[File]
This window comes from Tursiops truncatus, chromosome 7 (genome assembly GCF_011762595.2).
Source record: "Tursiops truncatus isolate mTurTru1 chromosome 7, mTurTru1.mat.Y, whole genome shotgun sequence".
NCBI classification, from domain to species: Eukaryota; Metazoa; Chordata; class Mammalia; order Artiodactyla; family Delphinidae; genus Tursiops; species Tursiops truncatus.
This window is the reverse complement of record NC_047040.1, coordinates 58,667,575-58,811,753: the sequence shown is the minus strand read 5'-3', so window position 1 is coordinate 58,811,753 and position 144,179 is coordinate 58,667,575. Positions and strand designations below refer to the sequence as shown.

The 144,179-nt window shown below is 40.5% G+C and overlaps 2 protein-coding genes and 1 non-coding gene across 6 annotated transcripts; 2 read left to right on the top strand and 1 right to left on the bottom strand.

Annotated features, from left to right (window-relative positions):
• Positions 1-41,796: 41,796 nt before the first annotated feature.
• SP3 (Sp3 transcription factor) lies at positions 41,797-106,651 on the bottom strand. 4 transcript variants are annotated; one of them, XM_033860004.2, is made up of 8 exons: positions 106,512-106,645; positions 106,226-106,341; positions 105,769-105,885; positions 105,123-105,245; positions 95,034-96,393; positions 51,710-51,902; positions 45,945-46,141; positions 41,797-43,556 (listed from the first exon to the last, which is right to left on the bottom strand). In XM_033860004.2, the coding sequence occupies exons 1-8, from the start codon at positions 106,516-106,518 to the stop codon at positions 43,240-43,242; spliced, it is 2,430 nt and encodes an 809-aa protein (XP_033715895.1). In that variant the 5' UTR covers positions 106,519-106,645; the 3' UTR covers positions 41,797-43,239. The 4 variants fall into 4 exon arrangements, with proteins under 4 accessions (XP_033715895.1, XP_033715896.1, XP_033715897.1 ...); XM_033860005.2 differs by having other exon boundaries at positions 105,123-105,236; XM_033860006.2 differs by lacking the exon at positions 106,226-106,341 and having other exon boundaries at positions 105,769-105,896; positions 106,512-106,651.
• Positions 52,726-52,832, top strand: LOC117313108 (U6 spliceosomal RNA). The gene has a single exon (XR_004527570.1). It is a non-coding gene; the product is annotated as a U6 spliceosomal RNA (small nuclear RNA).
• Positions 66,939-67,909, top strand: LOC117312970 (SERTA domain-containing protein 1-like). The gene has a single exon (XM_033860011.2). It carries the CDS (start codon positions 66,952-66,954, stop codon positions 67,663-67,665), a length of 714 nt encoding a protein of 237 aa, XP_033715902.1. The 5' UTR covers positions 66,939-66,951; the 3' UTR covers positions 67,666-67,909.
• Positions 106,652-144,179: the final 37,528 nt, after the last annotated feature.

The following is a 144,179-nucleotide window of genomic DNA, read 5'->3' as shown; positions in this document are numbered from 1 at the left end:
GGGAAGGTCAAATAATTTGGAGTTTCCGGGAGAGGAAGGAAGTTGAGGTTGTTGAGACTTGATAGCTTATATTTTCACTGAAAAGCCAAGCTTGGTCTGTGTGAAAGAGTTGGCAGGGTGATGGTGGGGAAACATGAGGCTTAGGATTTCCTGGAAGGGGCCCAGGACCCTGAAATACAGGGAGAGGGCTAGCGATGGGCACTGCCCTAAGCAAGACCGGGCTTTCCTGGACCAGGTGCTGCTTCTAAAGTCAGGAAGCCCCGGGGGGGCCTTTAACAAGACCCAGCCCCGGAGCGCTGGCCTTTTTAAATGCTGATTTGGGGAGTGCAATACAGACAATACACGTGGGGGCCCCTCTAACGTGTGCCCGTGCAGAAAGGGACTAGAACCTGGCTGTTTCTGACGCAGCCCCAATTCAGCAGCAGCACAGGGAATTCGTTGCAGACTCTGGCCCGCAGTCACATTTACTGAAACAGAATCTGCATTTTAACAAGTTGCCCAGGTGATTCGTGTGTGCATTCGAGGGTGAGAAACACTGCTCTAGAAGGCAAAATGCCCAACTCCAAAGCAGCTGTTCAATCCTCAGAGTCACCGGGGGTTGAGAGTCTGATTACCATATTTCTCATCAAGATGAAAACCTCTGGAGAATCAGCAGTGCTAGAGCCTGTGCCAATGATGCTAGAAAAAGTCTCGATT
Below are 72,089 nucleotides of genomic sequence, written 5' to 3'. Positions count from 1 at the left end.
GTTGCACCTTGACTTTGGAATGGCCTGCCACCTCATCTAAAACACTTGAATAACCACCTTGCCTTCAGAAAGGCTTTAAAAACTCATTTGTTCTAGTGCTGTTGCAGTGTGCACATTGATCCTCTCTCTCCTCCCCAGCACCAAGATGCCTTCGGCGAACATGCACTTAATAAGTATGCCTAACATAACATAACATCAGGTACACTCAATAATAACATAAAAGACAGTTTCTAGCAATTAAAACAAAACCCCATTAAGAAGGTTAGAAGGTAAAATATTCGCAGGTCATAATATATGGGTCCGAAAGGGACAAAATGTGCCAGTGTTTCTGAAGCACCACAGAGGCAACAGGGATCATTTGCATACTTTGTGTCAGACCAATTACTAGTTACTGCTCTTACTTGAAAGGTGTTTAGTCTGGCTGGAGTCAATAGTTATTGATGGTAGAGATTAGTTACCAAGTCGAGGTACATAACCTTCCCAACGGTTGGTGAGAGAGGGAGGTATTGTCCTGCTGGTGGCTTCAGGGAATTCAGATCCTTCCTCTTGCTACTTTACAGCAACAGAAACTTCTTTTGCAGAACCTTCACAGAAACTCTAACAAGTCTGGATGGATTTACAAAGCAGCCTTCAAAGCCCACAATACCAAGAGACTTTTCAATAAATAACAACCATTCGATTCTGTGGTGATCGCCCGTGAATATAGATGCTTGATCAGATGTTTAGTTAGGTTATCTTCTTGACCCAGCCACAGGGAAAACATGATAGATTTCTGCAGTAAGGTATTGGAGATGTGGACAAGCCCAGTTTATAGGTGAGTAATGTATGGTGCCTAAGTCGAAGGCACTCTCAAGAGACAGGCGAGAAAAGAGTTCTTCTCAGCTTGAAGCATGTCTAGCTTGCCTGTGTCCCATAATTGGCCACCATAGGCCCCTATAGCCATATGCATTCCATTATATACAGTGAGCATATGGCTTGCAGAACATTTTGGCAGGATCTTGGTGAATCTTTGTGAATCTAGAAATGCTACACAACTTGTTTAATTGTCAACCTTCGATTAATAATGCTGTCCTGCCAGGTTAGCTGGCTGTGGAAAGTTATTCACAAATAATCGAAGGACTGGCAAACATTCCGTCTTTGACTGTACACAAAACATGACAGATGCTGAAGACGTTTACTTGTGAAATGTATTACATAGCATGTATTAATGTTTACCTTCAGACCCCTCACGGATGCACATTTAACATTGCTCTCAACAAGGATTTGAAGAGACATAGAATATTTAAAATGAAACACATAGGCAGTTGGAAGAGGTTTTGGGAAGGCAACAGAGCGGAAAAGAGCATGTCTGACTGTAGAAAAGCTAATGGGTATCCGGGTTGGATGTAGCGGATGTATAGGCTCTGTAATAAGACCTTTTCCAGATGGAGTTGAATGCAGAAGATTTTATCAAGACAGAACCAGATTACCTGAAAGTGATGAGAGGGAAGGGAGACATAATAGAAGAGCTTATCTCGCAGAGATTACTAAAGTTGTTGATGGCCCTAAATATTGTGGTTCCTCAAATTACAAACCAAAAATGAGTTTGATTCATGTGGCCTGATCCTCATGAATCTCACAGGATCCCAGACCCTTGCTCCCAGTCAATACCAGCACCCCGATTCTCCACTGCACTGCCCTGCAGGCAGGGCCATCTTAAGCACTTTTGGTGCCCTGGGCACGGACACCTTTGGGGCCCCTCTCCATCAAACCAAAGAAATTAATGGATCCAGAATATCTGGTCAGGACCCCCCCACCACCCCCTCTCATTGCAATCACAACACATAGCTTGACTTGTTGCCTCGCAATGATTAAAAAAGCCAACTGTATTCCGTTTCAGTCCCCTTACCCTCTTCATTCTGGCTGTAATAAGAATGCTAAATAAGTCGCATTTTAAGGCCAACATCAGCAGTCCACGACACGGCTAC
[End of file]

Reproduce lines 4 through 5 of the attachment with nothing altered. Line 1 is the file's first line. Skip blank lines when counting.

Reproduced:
This window is the reverse complement of record NC_047040.1, coordinates 58,667,575-58,811,753: the sequence shown is the minus strand read 5'-3', so window position 1 is coordinate 58,811,753 and position 144,179 is coordinate 58,667,575. Positions and strand designations below refer to the sequence as shown.

The 144,179-nt window shown below is 40.5% G+C and overlaps 2 protein-coding genes and 1 non-coding gene across 6 annotated transcripts; 2 read left to right on the top strand and 1 right to left on the bottom strand.